In Shakespeare’s Hamlet, the Prince of Denmark ponders his existence in one of the most famous soliloquies in the history of theater: “To be or not to be — that is the question.” He struggles to understand what he should be doing and what his life means, how he is to cope with the “slings and arrows of outrageous fortune,” namely his father’s likely murder by his uncle Claudius who has subsequently married his mother Gertrude. That exploration of motive and direction is at the core of Shakespeare’s great tragedy; it’s also the spring-loaded question that perplexes and bedevils the central characters in Tom Stoppard’s Rosencrantz and Guildenstern Are Dead, currently being presented by Cincinnati Shakespeare Company.
There’s good reason for this linkage: Rosencrantz and Guildenstern are throwaway characters in Hamlet, a pair of the Prince’s college chums recruited by the usurping Claudius to ascertain their friend’s tumultuous state of mind and ultimately escort him to England with a letter ordering his execution. Hamlet learns of this plan, escapes and turns the tables, demanding that his one-time companions be summarily dispatched. As Shakespeare’s tragedy concludes, the British ambassador reports that “Rosencrantz and Guildenstern are dead.”
Stoppard’s 1966 play took that line as its jumping-off point, inspiring a retelling of the story of courtly intrigue from the perspective of two minor characters struggling to understand their roles. They’ve been summoned to court with little explanation; King Claudius has motives they cannot fathom, and their friend Hamlet behaves erratically, vacillating between madness and seeming insanity.
“A man talking sense to himself,” Guildenstern observes, “is no madder than a man talking nonsense not to himself … or just as mad.” Rosencrantz replies, “And he does both … stark raving sane.”
That’s the essence of Stoppard’s witty, dark take on the tragedy — the madness of sanity and the sanity of madness. The pair repeatedly run down blind alleys of logic and trip on circular loops of reasoning, unable to grasp what their existence means or even what course of action they are expected to carry out. Swirling around them are Shakespeare’s courtly characters, moved by inscrutable motives. The play is an absurdist’s paradise and a sane man’s paradox.
Cincinnati Shakespeare’s production reprises the cast from its recent staging of Hamlet (Jan. 10-Feb. 9), including Justin McCombs and Billy Chace as Rosencrantz and Guildenstern. Brent Vimtrup, who gave a stirring, crystal-clear performance as the Prince, now darts in and out, performing snatches of the original work. He riddles them with questions (from Shakespeare’s text) that they are at a loss to answer; they subsequently bemoan that he has outscored them 27 to 3.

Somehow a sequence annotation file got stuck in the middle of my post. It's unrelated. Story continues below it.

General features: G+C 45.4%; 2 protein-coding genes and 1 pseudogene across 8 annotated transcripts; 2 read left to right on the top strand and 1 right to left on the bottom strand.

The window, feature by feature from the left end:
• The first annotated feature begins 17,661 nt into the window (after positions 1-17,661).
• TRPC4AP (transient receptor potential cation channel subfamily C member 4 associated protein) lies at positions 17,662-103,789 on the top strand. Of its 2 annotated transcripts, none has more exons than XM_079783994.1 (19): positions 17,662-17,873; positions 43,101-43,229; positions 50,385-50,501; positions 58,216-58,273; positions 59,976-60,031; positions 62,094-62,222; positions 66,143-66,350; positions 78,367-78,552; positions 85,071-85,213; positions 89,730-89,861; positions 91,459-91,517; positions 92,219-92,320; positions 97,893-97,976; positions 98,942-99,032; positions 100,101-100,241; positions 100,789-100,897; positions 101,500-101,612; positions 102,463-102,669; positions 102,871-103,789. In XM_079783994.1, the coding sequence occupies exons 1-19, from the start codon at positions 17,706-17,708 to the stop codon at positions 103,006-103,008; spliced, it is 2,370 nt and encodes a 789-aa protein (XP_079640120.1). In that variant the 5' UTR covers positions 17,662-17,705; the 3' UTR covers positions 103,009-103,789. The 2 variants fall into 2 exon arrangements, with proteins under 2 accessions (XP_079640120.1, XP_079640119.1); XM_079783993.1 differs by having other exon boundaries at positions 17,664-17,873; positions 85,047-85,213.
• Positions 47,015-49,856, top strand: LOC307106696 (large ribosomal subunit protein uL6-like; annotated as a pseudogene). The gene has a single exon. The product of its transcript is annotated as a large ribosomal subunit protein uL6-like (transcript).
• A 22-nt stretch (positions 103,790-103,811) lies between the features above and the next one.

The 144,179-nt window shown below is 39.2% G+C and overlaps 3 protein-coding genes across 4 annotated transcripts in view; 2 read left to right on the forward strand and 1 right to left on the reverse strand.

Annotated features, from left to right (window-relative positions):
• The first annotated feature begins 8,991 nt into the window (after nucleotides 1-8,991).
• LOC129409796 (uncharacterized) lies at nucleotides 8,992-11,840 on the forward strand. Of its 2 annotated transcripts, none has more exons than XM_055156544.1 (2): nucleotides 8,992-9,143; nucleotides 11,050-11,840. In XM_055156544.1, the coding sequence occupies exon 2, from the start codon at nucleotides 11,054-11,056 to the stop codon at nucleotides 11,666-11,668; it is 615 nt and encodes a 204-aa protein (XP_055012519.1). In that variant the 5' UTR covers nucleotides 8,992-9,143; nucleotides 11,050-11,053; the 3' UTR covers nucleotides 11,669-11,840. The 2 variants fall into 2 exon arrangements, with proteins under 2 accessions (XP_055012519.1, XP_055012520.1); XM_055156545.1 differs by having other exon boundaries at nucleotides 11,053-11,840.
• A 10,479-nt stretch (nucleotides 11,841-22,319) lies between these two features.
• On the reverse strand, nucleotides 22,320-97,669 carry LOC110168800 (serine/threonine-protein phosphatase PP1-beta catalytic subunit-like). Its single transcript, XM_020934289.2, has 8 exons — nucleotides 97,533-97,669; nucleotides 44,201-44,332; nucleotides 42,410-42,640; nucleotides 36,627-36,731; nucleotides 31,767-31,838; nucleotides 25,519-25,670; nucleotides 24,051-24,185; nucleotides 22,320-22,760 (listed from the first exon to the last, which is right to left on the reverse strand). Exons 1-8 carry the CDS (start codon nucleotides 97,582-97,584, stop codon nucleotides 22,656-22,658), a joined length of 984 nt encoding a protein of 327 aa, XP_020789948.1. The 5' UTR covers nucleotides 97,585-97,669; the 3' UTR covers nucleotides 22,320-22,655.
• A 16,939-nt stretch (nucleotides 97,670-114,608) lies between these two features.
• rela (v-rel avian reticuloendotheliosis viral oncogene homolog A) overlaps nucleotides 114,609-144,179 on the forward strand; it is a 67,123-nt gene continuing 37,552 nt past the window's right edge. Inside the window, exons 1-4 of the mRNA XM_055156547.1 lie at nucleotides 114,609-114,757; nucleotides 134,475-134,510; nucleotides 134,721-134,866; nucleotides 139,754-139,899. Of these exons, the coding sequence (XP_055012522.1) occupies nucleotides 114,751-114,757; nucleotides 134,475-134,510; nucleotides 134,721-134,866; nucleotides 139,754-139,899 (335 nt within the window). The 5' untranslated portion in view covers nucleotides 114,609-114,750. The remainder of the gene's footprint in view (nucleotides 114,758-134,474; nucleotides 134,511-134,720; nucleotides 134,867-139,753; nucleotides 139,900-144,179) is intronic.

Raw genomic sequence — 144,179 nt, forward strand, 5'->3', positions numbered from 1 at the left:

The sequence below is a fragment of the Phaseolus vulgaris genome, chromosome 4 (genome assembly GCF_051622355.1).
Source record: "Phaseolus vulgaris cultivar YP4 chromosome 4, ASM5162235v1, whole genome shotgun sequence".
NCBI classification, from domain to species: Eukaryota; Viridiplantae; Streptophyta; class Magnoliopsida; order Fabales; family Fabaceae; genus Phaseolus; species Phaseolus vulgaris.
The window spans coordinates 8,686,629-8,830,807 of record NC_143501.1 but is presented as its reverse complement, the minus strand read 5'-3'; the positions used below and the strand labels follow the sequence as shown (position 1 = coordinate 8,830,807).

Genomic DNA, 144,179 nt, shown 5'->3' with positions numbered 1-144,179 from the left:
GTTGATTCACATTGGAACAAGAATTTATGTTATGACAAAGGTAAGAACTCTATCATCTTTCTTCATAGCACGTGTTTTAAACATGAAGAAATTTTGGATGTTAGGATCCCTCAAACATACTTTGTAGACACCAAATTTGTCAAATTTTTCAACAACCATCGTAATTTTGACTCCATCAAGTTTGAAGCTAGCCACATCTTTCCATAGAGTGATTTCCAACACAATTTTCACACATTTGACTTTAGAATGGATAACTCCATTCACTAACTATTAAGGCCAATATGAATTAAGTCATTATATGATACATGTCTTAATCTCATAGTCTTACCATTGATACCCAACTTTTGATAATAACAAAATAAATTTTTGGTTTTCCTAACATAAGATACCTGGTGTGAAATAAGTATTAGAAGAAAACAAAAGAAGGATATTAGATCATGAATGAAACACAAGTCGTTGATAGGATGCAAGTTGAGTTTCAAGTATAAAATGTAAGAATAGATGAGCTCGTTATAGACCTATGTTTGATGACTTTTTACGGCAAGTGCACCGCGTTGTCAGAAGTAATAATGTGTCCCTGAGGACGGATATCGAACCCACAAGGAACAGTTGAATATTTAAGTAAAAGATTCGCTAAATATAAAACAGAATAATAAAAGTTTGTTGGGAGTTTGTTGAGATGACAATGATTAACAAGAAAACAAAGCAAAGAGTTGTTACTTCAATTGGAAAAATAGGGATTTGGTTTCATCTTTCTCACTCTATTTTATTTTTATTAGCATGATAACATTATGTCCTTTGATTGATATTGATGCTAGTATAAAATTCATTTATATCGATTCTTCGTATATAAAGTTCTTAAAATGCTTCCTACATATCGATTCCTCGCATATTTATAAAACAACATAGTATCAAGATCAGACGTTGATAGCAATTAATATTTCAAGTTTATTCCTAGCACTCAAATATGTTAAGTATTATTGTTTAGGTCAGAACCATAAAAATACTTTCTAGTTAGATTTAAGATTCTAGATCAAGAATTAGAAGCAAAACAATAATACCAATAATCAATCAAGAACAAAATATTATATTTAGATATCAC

Bruce Cromer’s Claudius and Sherman Fracher’s Gertrude pigeonhole the pair, whose names they can’t keep straight, and badger them to fathom Hamlet’s precarious state of mind and carry out nefarious, murky tasks. We catch glimpses of other characters, but it’s only the zany actors, led by the manic Player King (Jim Hopkins who makes the most of this expanded comic role), who spend extended time with Rosencrantz and Guildenstern. Still dressed in riotous black-and-white outfits with scarlet accents, the troupe underscores the playfulness of theatrical conventions, information that only adds to the title characters’ confusion about the reality or unreality of their own existence. “We’re actors,” the Player King expounds: “We’re the opposite of people.”
There is no confusion, however, from actors McCombs and Chace who have a firm grasp on their hapless characters. Chace’s loquacious Guildenstern motors through countless syllogisms and scenarios, contradicting himself and chasing his own tail around an explanation of their situation. His is an immense role, an avalanche of words best delivered at high velocity, Chace’s forte. McCombs portrays the sweeter, bewildered Rosencrantz, struggling to remember simple facts from earlier in the day or farther in the past. He has the childlike innocence of Stan Laurel, contrasted to Chace’s pomposity, in the style of Oliver Hardy — the slapstick comedy team from American movies in the 1920s,’30s and ’40s. Chace and McCombs are wonderfully suited to Stoppard’s rapid-fire dialogue, and dressed in natty, pinched suits and bowler hats (repeatedly doffed and donned with clever choreography), they offer accomplished comic performances.
By offering this production of Rosencrantz and Guildenstern Are Dead in close proximity to its recent staging of Hamlet and using the same cast, Cincinnati Shakespeare has deeply enhanced the experience of both of these classic works, separated by four centuries in their creation, but sharing common philosophical ground in their exploration of the meaning of existence.
ROSENCRANTZ AND GUILDENSTERN ARE DEAD, presented Cincinnati Shakespeare Company, continues through March 9.
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